The model of open access that publishers have suggested and that the research councils have adopted is based on the notion of Article Processing Charges (APCs). This is, nominally, a transfer of compensation for publisher labour from the “consumption” side to the “supply” side. Instead of publishers being paid for their work through the purchase of journal subscriptions by academic libraries, authors and their institutions/funders will be expected to pay up-front to cover both labour and publisher profits, so that the output can be made available to all.
This causes problems of some magnitude during the transition period. In this phase, publishers will operate a hybrid model under which the traditional subscription mode sits alongside APCs, thereby raising the unofficial “total payment count” for research to three. Institutions will be further squeezed and there is a rightly held fear that university management will decide who can publish in which destination while the rest (non-superstar researchers, Ph.D. candidates, Early Career Researchers etc.) can go to hell. The RCUK policy, imposed far too quickly, should cause some fear and there was a recent House of Lords Select Committee inquiry, to be followed by a BIS consultation, that reflected this feeling.
Although sounding a little too close to Pangloss here, however, there is also a opportunity at this juncture. If we ask, as has been the case at various historical junctures, some more prominently than others, “what is to be done?”, there are several potential avenues.
One of these, a project that we have established, is called the Open Library of the Humanities. This undertaking is modelled on, but not affiliated with, a successful model in the sciences, the Public Library of Science (PLOS). While we entirely understand that the funding structures and challenges in the Humanities and Social Sciences are very different to STEM subjects, we are building a broad, respected, safe and digitally preserved open access publication platform for the Humanities and, in time, Social Sciences. We have assembled an advisory committee with substantial academic capital (because that is what should actually be the mark of a journal; not its name) including Martin McQuillan (Professor, Kingston), Kathleen Fitzpatrick (Scholarly Communications Director of the MLA), David Armitage (Chair, Harvard) and David Palumbo-Liu (Chair, Stanford) to name but a few alongside those with an expertise in open access publishing such as Peter Suber (drafter of the Budapest open access Initiative Statement and director of the Harvard open access Project) and Michael Eisen (founder of the Public Library of Science). This is a project that is driven by academic input, not imposed by publishers.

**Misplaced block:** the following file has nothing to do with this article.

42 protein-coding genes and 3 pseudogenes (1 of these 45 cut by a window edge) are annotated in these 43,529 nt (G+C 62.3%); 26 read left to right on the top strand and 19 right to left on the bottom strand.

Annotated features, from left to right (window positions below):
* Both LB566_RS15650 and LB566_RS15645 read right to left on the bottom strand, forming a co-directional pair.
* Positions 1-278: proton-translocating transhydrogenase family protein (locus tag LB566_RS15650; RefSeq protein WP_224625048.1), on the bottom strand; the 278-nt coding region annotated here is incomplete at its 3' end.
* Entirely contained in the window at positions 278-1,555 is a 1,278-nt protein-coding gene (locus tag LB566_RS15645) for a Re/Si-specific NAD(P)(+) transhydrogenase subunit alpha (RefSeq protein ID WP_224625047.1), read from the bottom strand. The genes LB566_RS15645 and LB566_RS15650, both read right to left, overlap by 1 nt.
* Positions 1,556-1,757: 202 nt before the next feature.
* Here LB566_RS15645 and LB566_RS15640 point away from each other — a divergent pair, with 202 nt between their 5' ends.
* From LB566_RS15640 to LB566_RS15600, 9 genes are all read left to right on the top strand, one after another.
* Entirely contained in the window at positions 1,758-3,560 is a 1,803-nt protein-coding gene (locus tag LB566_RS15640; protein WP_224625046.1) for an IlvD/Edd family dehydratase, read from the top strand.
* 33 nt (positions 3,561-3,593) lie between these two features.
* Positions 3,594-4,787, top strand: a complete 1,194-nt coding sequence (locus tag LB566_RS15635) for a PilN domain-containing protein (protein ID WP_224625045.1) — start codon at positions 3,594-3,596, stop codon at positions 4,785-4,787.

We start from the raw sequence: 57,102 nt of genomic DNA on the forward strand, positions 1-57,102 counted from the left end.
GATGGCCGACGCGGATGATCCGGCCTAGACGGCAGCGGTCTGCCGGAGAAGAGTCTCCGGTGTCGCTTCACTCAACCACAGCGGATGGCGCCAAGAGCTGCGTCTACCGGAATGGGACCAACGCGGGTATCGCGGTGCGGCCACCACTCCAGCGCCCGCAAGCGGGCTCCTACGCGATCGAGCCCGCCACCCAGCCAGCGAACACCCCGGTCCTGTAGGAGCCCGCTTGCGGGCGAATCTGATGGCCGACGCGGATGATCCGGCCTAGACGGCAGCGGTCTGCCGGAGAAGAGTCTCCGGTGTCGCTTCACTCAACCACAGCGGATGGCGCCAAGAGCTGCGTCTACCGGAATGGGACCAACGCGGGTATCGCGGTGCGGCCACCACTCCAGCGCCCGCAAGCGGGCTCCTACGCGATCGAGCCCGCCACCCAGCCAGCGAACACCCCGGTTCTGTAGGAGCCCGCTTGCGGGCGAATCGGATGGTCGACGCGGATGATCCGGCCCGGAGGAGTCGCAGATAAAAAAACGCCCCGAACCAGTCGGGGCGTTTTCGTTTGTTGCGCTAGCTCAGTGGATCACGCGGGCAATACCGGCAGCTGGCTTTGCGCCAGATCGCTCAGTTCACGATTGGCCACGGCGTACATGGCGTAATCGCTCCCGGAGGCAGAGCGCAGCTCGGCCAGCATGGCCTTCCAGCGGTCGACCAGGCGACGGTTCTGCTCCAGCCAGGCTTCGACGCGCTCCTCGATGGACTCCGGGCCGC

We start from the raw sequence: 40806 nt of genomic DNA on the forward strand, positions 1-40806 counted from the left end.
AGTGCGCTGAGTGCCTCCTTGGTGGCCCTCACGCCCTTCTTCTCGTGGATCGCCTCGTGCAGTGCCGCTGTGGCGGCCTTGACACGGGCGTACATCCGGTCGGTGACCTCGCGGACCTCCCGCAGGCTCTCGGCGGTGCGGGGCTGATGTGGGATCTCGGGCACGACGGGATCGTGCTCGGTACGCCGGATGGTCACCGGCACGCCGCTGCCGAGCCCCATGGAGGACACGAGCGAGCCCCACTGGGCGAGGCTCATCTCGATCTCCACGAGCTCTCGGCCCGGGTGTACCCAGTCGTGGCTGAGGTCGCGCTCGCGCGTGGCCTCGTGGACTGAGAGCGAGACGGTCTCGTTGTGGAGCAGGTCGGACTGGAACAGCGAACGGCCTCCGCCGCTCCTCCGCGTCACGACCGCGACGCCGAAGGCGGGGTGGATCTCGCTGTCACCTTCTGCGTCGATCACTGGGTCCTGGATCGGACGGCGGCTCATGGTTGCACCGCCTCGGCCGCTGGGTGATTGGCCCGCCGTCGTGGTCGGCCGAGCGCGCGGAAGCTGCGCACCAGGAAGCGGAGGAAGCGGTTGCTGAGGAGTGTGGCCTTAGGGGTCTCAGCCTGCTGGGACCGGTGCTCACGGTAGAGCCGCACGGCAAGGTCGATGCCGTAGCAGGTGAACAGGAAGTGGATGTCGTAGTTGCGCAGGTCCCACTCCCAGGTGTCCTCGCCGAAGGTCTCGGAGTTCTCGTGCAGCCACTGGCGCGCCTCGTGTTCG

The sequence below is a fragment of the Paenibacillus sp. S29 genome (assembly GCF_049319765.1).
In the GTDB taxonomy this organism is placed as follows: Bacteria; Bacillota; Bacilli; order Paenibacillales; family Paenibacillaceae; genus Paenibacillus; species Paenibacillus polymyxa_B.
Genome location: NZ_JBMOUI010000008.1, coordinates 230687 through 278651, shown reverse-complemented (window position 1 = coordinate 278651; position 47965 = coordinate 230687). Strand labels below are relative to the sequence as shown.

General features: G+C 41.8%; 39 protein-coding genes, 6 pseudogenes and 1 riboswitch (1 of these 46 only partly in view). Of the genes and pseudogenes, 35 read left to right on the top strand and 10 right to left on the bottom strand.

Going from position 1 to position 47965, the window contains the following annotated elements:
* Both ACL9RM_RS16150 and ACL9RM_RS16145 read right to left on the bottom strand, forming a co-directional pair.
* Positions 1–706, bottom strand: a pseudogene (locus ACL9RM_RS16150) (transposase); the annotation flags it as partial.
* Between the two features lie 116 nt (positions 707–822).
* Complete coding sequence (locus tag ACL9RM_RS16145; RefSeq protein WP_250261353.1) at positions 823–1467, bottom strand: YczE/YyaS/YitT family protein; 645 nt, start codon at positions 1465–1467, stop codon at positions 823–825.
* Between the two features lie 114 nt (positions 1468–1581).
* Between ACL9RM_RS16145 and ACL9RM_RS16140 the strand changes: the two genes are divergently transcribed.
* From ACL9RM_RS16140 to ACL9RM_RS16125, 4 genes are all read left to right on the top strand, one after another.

We are pitching for a substantial degree of funding to get us off the ground that will enable us to run a model that can waive Article Processing Charges if an author cannot pay them. We hope to solicit institutional support (as suggested by the Budapest open access Initiative Statement) once the model is up and running. In this way we intend to work around the differences in funding between the sciences and the humanities through the potential abolition of APCs on a large-scale model. There will always be arguments that making our work openly available renders us susceptible to exploitation. If, however, we can fix the publishing mess that has been landed on our doorstep and provide near-universal access free of charge, it seems that this would be a valuable first step and that concerns about exploitation, in the face of increased visibility and, dare we say it, “impact”, could wither away. We hope that you will join us.
Dr. Martin Eve and Dr. Caroline Edwards
Founders, Open Library of Humanities